It's not money alone that the schools demand from the students. "Every day, I open the school diary of my five-year-old daughter with great trepidation that it might contain some demands like building fund, annual function fund, foundation day celebration fund, etc. We are going through hell," says Anil Srivastava, a Delhi-based parent. Lucknow's A. Singh suffers a similar fate. He was asked to donate two generators for the new building of a reputed city school to get his daughter in. When he refused, the daughter was not granted admission. Students are also turned into fund-raisers: Mallika of Delhi's Modern School, Vasant Vihar, says: "Last year, our school brought out a souvenir. All the students were told to bring sponsors for ads in the magazine."

But donations in schools seem to be shedding their last pretence of respectability. A school in Mayur Vihar demanded that its students replenish the school canteen's gas cylinders.

The schools are pretty blase about the donation culture. In Patna, the personal assistant to dps principal K.B.S. Srivastava, when asked about complaints of parents, said: "It has to be paid by everyone at the time of admission." Abhilash Singh, principal of the Mumbai-based Arya Samaj Mandir School, even justifies donations: "It is so expensive to maintain and run a school that it's unfair to demand that unaided schools should not ask for donations. I think most schools are justified in asking for donations." Others, like K. Laktakia, vice-principal of the Lucknow-based Jaipuria School, accuse middlemen of swindling money in the name of donations for schools. "Often someone else demands the money and pockets it, and the school earns a poor reputation," says Laktakia.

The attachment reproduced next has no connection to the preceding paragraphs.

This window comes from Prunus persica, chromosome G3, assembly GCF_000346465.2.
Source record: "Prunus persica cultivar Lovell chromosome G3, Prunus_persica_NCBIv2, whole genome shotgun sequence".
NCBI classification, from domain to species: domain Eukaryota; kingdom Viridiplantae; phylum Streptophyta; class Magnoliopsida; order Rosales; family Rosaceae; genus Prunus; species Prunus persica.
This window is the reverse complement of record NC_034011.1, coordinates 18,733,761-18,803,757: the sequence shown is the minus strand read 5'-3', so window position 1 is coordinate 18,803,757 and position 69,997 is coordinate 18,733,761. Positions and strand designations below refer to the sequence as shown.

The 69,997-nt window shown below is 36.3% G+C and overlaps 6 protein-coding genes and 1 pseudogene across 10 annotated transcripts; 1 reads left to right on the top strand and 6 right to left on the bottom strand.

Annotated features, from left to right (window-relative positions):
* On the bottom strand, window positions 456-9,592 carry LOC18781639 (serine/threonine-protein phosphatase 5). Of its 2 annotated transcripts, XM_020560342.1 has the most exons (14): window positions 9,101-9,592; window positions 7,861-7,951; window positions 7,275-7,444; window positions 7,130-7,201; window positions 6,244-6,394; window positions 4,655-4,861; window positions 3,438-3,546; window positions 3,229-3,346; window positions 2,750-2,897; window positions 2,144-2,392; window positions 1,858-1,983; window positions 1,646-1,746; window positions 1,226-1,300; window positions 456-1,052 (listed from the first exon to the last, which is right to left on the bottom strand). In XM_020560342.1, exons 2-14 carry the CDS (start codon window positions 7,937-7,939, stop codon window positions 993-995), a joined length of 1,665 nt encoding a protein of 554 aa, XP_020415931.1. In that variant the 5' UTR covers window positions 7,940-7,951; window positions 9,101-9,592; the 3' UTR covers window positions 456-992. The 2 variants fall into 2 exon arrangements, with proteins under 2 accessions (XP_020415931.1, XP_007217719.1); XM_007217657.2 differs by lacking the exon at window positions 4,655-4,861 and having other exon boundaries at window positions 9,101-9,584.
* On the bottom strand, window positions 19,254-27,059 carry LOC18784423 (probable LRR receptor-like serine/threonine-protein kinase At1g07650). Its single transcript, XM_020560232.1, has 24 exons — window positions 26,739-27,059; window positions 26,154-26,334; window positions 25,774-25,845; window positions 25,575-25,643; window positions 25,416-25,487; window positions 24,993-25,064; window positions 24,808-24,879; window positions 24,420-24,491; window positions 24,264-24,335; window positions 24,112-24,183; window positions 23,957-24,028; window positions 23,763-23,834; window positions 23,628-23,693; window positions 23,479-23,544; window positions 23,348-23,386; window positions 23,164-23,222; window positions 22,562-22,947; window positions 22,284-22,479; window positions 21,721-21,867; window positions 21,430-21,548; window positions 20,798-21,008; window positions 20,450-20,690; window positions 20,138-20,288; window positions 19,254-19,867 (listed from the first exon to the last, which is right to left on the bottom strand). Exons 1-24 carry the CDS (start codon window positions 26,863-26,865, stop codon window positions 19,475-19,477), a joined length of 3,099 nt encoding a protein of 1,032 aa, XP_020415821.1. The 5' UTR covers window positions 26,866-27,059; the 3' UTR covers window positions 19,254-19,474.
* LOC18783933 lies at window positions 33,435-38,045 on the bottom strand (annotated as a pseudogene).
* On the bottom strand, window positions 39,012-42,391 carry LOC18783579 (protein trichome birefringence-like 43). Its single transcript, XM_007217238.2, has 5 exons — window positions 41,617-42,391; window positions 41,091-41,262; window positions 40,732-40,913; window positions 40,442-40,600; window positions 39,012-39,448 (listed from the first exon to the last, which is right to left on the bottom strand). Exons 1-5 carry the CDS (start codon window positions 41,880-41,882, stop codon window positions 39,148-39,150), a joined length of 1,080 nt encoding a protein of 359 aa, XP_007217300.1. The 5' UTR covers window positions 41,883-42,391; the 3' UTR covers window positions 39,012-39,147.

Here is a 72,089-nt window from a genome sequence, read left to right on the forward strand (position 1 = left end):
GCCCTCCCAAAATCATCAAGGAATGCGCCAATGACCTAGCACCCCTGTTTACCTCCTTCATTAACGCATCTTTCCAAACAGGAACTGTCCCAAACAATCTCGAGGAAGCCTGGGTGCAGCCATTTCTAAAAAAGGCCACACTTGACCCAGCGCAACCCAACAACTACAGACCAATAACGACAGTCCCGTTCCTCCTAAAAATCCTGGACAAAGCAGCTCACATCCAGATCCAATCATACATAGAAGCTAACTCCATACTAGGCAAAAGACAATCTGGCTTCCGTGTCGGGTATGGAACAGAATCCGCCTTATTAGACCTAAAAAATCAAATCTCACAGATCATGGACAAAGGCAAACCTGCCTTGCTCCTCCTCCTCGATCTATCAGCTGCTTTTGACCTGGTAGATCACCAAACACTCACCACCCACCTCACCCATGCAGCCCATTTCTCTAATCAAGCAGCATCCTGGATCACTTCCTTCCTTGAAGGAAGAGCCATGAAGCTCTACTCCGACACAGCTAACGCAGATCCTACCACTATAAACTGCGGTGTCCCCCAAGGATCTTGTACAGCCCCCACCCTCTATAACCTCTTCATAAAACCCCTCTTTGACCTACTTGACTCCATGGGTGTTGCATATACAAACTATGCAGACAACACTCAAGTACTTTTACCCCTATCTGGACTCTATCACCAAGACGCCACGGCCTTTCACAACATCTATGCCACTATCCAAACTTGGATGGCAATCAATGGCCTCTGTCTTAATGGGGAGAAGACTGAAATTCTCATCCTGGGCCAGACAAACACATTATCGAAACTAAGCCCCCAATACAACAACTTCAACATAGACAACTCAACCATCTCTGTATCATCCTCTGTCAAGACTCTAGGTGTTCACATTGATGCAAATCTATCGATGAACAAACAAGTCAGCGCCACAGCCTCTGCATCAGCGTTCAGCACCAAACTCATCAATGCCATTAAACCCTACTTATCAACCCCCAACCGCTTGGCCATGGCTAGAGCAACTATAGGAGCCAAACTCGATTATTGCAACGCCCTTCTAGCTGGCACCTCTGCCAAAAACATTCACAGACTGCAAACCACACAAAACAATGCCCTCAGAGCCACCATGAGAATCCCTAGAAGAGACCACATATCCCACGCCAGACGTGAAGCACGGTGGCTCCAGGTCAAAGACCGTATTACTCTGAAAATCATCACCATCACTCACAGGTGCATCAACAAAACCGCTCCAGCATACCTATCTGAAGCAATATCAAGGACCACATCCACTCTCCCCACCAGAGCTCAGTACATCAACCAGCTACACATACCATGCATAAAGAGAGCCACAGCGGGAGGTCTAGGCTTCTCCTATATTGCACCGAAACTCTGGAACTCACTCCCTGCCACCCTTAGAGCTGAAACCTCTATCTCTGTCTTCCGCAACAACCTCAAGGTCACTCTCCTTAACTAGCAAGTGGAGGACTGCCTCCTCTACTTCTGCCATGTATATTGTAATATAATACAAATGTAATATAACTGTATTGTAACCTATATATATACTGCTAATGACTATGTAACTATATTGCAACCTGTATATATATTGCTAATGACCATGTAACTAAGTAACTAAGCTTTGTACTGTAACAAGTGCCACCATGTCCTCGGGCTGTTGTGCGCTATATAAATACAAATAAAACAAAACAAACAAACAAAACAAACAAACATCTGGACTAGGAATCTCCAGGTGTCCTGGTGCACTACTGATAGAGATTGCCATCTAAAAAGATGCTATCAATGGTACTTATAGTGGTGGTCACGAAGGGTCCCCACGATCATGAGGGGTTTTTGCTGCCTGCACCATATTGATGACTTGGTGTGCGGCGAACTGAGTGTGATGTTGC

A well-known parliamentarian from central Calcutta is notorious for charging Rs 1.4 lakh for a yearly quota of 40 seats to a prominent boys' school in the neighbourhood. It's difficult to believe though that the school doesn't get a cut from the MP. Other principals like Shyama Chona of dps, RK Puram, and Lata Vaidyanathan of Modern School, both Delhi-based schools notorious for extracting hefty donations, deny that they take a "single penny (see box)".